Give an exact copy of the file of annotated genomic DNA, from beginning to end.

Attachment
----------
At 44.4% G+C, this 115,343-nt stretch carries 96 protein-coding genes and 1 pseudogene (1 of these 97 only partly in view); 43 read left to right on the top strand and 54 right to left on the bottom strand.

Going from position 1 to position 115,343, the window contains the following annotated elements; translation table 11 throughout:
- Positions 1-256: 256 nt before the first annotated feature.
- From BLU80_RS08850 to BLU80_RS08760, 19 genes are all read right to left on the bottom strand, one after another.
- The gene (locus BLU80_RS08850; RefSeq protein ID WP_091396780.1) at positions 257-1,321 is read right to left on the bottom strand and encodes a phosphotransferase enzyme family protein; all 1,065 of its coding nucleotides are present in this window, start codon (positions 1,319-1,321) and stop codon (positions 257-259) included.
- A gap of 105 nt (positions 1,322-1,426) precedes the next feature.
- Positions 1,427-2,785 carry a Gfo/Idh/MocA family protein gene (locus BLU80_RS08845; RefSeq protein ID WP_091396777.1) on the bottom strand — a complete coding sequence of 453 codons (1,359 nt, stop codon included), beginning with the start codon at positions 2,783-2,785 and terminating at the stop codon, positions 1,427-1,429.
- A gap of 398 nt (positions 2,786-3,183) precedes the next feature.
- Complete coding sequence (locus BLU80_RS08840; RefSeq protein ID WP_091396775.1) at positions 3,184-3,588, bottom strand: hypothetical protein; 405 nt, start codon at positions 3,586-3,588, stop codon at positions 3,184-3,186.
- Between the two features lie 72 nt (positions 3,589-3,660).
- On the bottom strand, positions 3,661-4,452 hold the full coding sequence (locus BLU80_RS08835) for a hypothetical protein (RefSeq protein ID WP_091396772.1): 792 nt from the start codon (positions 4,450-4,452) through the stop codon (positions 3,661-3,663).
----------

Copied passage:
At 44.4% G+C, this 115,343-nt stretch carries 96 protein-coding genes and 1 pseudogene (1 of these 97 only partly in view); 43 read left to right on the top strand and 54 right to left on the bottom strand.

Going from position 1 to position 115,343, the window contains the following annotated elements; translation table 11 throughout:
- Positions 1-256: 256 nt before the first annotated feature.
- From BLU80_RS08850 to BLU80_RS08760, 19 genes are all read right to left on the bottom strand, one after another.
- The gene (locus BLU80_RS08850; RefSeq protein ID WP_091396780.1) at positions 257-1,321 is read right to left on the bottom strand and encodes a phosphotransferase enzyme family protein; all 1,065 of its coding nucleotides are present in this window, start codon (positions 1,319-1,321) and stop codon (positions 257-259) included.
- A gap of 105 nt (positions 1,322-1,426) precedes the next feature.
- Positions 1,427-2,785 carry a Gfo/Idh/MocA family protein gene (locus BLU80_RS08845; RefSeq protein ID WP_091396777.1) on the bottom strand — a complete coding sequence of 453 codons (1,359 nt, stop codon included), beginning with the start codon at positions 2,783-2,785 and terminating at the stop codon, positions 1,427-1,429.
- A gap of 398 nt (positions 2,786-3,183) precedes the next feature.
- Complete coding sequence (locus BLU80_RS08840; RefSeq protein ID WP_091396775.1) at positions 3,184-3,588, bottom strand: hypothetical protein; 405 nt, start codon at positions 3,586-3,588, stop codon at positions 3,184-3,186.
- Between the two features lie 72 nt (positions 3,589-3,660).
- On the bottom strand, positions 3,661-4,452 hold the full coding sequence (locus BLU80_RS08835) for a hypothetical protein (RefSeq protein ID WP_091396772.1): 792 nt from the start codon (positions 4,450-4,452) through the stop codon (positions 3,661-3,663).